Almost across from the Guildhall is a red-brick house identified by a blue plaque. This is the birthplace of William Penny Brookes. It is not open to the public as it is still a private home. Further along High Street, past the Guildhall, is the town square, marked by a Memorial Clock, erected for Queen Victoria's Jubilee in 1897.
Off one side of the square is a modern building used as the local tourist information centre and museum. The museum has displays on local history, particularly the Wenlock Olympic Games. They publish a walking leaflet connecting local places associated with the development of the Olympics.
St Milburga's Well
Further up Barrow Street a lane leads off to the east. A hundred yards down the lane, tucked away on the right and almost unseen until you are right on top of it, is a small depression, like a pit, behind an iron railing. Descend a few steps and you find yourself at St Milburga's Well.
This holy well has dubious connections to Milburga, but it may have been one of the town's earliest sources of water. Local tradition says that if a woman wanted to find a husband she had to go to the well on a certain day and moisten herself with the water.
There are numerous historic buildings along High Street. Perhaps the finest is the Reynalds Mansion, built in 1682. This beautiful timber-framed building has a pair of entrances with small galleries above, and lovely mullioned windows.
Across the road is the Talbot Inn, dating back to 1361. Further along the road and marked by a faded 'Bank' sign is another timber-framed building, dating to the 17th century. This was an inn until the early 20th century and was later used as a bank, hence the sign.
A bit further along is Ashfield Hall, another black and white building (thee's a strong 'black and white' theme here!). The Hall began as St John's Hospital, providing accommodation for beggars. It obviously did not cater only for the poor, as Charles I stayed here in 1642.
There are still more historic buildings on Back Lane, including a cruck-framed cottage at St Owen's well House. Cruck framing involved bending green timbers to form a gable, with cross pieces inserted to tie the cruck timbers together.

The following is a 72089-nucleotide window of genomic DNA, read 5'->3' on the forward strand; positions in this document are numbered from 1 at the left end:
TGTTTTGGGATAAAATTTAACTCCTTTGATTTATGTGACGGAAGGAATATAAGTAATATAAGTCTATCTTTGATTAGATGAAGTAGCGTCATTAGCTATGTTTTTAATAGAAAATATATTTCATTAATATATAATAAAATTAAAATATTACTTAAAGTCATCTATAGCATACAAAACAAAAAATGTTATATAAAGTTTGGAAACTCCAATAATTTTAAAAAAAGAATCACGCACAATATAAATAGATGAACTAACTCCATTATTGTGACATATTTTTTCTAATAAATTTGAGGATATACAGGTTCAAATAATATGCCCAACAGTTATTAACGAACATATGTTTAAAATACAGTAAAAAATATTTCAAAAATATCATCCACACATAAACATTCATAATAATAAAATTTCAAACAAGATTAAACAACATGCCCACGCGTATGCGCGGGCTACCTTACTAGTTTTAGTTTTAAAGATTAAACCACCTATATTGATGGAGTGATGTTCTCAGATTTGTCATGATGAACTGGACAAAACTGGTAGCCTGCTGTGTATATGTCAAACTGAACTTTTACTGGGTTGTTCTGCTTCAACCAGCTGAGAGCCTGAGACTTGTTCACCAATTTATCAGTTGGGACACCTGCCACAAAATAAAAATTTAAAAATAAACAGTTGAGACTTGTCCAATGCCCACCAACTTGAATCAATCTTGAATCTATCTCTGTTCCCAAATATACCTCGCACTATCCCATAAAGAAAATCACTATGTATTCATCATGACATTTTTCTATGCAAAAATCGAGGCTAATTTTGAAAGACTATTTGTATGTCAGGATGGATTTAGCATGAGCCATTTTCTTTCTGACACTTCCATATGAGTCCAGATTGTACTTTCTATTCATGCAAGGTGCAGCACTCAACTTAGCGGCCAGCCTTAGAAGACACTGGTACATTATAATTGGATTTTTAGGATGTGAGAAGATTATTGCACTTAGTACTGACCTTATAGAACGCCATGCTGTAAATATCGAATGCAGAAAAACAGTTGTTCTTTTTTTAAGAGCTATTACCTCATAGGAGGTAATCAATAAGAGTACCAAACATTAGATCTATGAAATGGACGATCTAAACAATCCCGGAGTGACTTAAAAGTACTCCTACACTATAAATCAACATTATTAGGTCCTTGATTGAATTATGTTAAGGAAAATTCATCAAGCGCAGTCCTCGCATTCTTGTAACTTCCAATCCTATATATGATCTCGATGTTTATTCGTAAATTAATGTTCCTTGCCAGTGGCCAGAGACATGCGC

In the stone wall outside St Owen's Well House is a holy well associated with St Owen. Owen was said to be a French monk who visited the area in the 6th century, It is very easy to miss the holy well, which from a distance looks a bit like a stone flower box. We almost gave up but did manage to find it in the end. Off Back Lane is the Bull-Ring, whose name is a reminder that bull-baiting took place here.
Those are just a few of the historic highlights. Much Wenlock is such a pretty town, with so much history everywhere you look. It is well worth taking the time to explore at leisure. We loved it, and I started wondering vaguely about buying a house in the area after we visited!
About Much Wenlock
Address: Much Wenlock, Shropshire, England, TF13 6HS
Attraction Type: Town
Location: On the A458, five miles south-west of Ironbridge
Photo Credit: David Ross and Britain Express
NEARBY HISTORIC ATTRACTIONS
Heritage Rated from 1- 5 (low to exceptional) on historic interest
Much Wenlock, Holy Trinity Church - 0 miles (Historic Church)
Much Wenlock Guildhall - 0 miles (Historic Building)
Wenlock Priory - 0.1 miles (Abbey)
Benthall Hall - 2.7 miles (Historic House)
Buildwas Abbey - 3 miles (Abbey)
Iron Bridge - 3.9 miles (Historic Building)
Morville Hall - 4.7 miles (Historic Building)
Upton Cressett, St Michael's Church - 5.1 miles (Historic Church)
Nearest Accommodation to Much Wenlock: